The United Nations convened a meeting in response to the Ebola disease outbreak today hosting leaders, including President Barack Obama, and representatives of nations around the world. Much of the two-hour conference was devoted to encouraging increased support of the affected nations in West Africa where a total of 6,242 cases of infection and 2,917 deaths have been reported, however, four other themes emerged: the necessity for massive and quick action, the worsening effects of isolation, the commitment of military resources from supportive nations, and the need for a new vaccine.

“We are talking about nothing less than the potential meltdown of this continent," said Dr. Jim Yong Kim, president of World Bank, who spoke urgently of the magnitude of the crisis. Noting the disease is killing “more than 200 people a day, two-thirds of them women,” UN Secretary-General Ban Ki-moon opened the meeting by applauding the valiant effort that has been put into the response so far yet he voiced the need for greater speed and increased intervention in Guinea, Sierra Leone, and Liberia. “Systems are buckling under the strain,” Ki-moon observed, a thought echoed by most speakers throughout the session, including Kim, a medical doctor who enumerated his past work battling drug-resistant tuberculosis and the HIV/AIDS crisis.

"I have never seen anything close to the challenge we are facing," he said, adding the "speed, complexity, and magnitude of the response required" is unprecedented. Under the gaze of Dr. Tom Frieden, the director of the Centers for Disease Control and Prevention, who did not speak during the meeting, Kim concluded, "The one thing that would be a mistake would be to settle for a response we are comfortable with but one that will not stop the disease.”

Fears of Isolation

While many acknowledged the isolation of affected countries simply makes things worse, representatives of the countries themselves spoke most movingly of this dilemma they face. “Partners and friends, based on understandable fears, have ostracized us,” said Ellen Johnson Sirleaf, Liberian president and recipient of a Nobel peace prize, who noted how 1,700 people in her country have already died. In the words of Ernest Bai Koroma, President of Sierra Leone, “viral diseases are no respectors of boundaries.”

In particular, Koroma noted that globalization and the denser network of people “rapidly moving between rural and urban areas” were among the factors causing such rapid transmission of viral disease. “None of us realized this mix of trends would emerge with such force in western Africa,” said Koroma. Supporting these sentiments, the president of the Republic of Guinea suggested borders remain open so that supplies could be transported as needed. “Ebola is a serious disease, but it’s not a fatality,” Alpha Conde said. “One can heal from the disease when one is cared for at an early stage.”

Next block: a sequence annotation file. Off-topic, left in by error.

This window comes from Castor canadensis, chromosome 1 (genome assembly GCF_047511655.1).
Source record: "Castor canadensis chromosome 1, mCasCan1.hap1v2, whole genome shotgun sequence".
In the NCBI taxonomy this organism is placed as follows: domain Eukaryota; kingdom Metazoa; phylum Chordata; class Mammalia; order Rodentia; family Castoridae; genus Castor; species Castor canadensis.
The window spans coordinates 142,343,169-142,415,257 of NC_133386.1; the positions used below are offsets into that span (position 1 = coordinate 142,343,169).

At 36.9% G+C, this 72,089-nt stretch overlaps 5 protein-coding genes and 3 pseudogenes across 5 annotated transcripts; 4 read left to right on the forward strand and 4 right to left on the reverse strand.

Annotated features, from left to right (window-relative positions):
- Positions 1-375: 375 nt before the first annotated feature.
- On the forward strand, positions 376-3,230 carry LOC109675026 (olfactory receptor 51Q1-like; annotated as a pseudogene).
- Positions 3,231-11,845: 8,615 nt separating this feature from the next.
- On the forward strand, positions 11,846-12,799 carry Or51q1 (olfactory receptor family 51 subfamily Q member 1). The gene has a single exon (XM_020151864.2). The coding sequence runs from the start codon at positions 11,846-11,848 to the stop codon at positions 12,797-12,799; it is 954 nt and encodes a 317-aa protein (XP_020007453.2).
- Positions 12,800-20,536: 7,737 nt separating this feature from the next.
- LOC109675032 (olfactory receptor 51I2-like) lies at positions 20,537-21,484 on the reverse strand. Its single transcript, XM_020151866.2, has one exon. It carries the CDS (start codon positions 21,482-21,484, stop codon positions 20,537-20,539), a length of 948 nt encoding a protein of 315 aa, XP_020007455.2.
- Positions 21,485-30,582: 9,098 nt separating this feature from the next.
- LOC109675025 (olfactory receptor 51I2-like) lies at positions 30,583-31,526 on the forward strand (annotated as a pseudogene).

Those providing aid committed more dollars (or Euros) while in some cases, including that of the U.S., Germany, and the United Kingdom, additional military resources. Obama, who personally addressed the assembly, noted the U.S. would make stemming the tide of disease in the affected region a priority.

“The outbreak is such that at this point more people will die, but the slope of the curve, how fast we can arrest the spread of this disease … is within our control,” he stated. “And if we move fast, even if imperfectly,” he suggested it could mean the difference between thousands of deaths and hundreds of thousands of deaths. On the part of the Minister of Economic Cooperation and Development of Germany, the help of armed forces to establish an airlink was promised along with 2,000 additional volunteers. “The price for inaction is high,” Gerd Muller said.

With great passion, Dr Joanne Liu, international president of Médecins Sans Frontières, an organization heralded by many today for its work in West Africa, called for the development of a vaccine. “Current models will not work,” she said, noting incentives and open science, permitting collaboration and sharing of information, would be necessary to create a new drug to help inoculate those at risk of becoming infected. Notably, Japan’s Prime Minister Shinzo Abe had offered a candidate drug developed by a Japanese company earlier in the meeting. “The sick are desperate,” Liu observed.

Though most focused exclusively on current effects of the crisis, some speakers included dire warnings of what might come. A few voiced concerns about the impending economic problems that will result in the wake of this crisis, with money having been diverted to this cause, while others spoke of even more pressing issues. In particular, France's Minister of Foreign Affairs Laurent Fabius emphasized the food crisis. “Long term consequences will be determined by food security,” he suggested.